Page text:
L.A. County Supervisor Race: Barger vs Park | KCET
L.A. County Supervisor Race: Barger vs Park
A vast difference in campaign fundraising separates Darrell Park and Kathryn Barger as they battle to replace termed-out 5th District Los Angeles County Supervisor Michael Antonovich.
This year's campaigns for the 5th and 4th district seats are notable, as longtime incumbents Antonovich and Don Knabe will term out of both posts in December. Those departures created a horse race in place of historically sleepy contests in which the incumbent was almost certain to prevail.
Barger and Park fought off a field of six other candidates to make their way to the coming November run-off. Barger pulled in 29.6 percent of the primary vote to Park's 15.5 percent, with Park edging out Sen. Bob Huff, R-San Dimas, by 2,826 votes for the second spot on the Nov. 8 ballot.
Barger, chief deputy supervisor to Antonovich, is promoting her 28 years of experience with county issues, which she says has provided her ``with a unique, on-the-ground understanding of the supervisor's job.''
Park, meanwhile, has appealed to progressive sensibilities, telling residents that a vote for Barger is a vote to continue what he characterizes as right-wing and discriminatory policies promoted by Antonovich.
Park also sought to tie Barger to sentiment against Republican presidential nominee Donald Trump -- despite the fact that Barger has unequivocally stated she does not support Trump's ``radical agenda.'' But Park was forced by a court ruling to drop that language from his candidate statement, along with a comment on party affiliation.
The 5th District includes the Antelope and Santa Clarita valleys and a portion of the San Gabriel and San Fernando valleys and foothills. The area is widely viewed as more conservative than the balance of Los Angeles
County, but includes communities with diverse concerns, from Porter Ranch to Palmdale.
Antonovich, who has held the seat for 36 years, has thrown his support behind Barger.
``Kathryn Barger is a strong leader with the experience, qualifications, and good judgment to solve complex county issues,'' Antonovich said, assuring voters Barger wouldn't require ``on-the-job training.''
Antonovich was joined in his endorsement by Supervisors Sheila Kuehl, Knabe and Hilda Solis, as well as former supervisors Zev Yaroslavsky and Gloria Molina.
Barger also has the backing of unions representing sheriff's deputies, county firefighters and district attorneys, as well as the Service Employees International Union Local 721, which represents most county employees.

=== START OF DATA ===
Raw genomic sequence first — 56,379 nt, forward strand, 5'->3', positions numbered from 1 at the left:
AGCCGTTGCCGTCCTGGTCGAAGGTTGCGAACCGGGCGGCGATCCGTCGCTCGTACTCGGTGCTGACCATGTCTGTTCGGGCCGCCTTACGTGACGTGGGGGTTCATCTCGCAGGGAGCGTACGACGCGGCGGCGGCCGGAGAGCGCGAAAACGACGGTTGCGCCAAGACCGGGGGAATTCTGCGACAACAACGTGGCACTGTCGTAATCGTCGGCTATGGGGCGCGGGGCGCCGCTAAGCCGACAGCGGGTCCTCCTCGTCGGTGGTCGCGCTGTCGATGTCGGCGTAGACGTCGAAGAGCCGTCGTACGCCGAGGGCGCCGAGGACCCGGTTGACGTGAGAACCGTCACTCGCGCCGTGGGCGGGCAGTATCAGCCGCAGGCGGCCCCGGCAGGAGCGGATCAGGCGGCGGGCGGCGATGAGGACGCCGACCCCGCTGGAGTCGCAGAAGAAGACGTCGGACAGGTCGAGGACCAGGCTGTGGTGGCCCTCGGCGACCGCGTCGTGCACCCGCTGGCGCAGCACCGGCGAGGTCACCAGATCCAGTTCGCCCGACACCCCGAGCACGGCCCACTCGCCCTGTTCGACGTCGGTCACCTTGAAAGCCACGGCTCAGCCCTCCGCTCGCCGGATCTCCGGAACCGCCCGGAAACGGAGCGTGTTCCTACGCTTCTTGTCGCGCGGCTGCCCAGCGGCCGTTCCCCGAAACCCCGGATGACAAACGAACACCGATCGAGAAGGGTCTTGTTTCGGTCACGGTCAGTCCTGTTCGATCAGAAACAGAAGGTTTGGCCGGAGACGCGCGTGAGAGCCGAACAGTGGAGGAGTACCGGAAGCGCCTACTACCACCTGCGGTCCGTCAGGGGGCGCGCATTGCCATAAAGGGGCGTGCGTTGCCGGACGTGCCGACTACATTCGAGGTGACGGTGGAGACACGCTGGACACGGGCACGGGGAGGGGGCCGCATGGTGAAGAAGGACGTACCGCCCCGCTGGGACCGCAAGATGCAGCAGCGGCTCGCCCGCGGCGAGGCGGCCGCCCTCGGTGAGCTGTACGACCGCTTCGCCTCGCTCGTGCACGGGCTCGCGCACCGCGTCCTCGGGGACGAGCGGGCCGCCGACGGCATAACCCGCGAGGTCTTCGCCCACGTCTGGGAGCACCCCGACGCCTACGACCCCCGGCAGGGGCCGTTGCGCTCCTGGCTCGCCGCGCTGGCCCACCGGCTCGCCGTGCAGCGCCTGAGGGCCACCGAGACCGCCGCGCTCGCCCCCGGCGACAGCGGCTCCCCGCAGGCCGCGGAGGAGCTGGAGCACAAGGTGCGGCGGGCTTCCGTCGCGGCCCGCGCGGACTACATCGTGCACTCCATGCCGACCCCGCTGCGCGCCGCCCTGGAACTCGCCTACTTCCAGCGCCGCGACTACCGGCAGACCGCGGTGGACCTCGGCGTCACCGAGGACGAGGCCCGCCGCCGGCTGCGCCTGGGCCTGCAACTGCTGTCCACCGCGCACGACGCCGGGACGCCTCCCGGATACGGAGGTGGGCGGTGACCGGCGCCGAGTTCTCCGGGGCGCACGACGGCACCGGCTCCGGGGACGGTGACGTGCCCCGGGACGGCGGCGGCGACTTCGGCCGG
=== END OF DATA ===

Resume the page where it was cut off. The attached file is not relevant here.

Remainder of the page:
Park is endorsed by Lt. Gov. Gavin Newsom, Rep. Maxine Waters, D-Los Angeles, and Assemblyman Mike Gatto, D-Glendale, as well as the state and county Democratic Party and dozens of other Democratic clubs and committees.
Park points to his work as a White House staffer at the Office of Management and Budget as evidence of his readiness for the county job. He's now an entrepreneur focused on clean energy start-ups.
``Los Angeles County needs leaders with new ideas, progressive values and a demonstrated ability to bring people together to tackle the problems we face,'' Park says.
In recent debates, Park said he thinks he could spend taxpayer money more efficiently and build on solutions found in other jurisdictions.
``We have a county government that's not functioning properly,''
Barger has named job creation as a priority and also said she'd like to do more to improve services for children and families.
During the KPCC debate, she reminded voters that the race is a non- partisan one.
``I personally believe that people are tired of partisan politics,'' Barger said. ``They want to know, what are you going to do to make sure that you are representing us.''
Though Barger is running on the fact that she's not a career politician, she has a host of supporters from both ends of the political spectrum, including Los Angeles Mayor Eric Garcetti, Lancaster Mayor Rex Parris, former Govs. George Deukmejian and Pete Wilson and Reps. Grace Napolitano, D-El Monte, and Steve Knight, R-Palmdale.
Barger has raised more than 10 times as much money as Park, with about $1.6 million in individual contributions and another $1.6 million in funding from the Los Angeles County Federation of Labor.
Park told KPCC that his campaign -- which has raised roughly $188,000 and borrowed another $40,000 as of the latest campaign filings -- is watching its pennies, not paying for yard signs or other campaign collateral that he doesn't believe brings in votes.
The departure of Antonovich and Knabe could significantly change the overall composition of the Board of Supervisors.
The board's other three seats are held by politicians who tend to support liberal policies on many issues, while Knabe and Antonovich have often leaned to the right.
While campaigns for supervisor and the workings of county government have largely failed to gain the close attention of voters, the board controls a nearly $30 billion budget, larger than that of a majority of states.
In providing services to more than 10 million residents in 88 cities and unincorporated areas, the board is able to hold sway on major issues ranging from criminal justice reform to the legality of marijuana dispensaries and environmental regulation.
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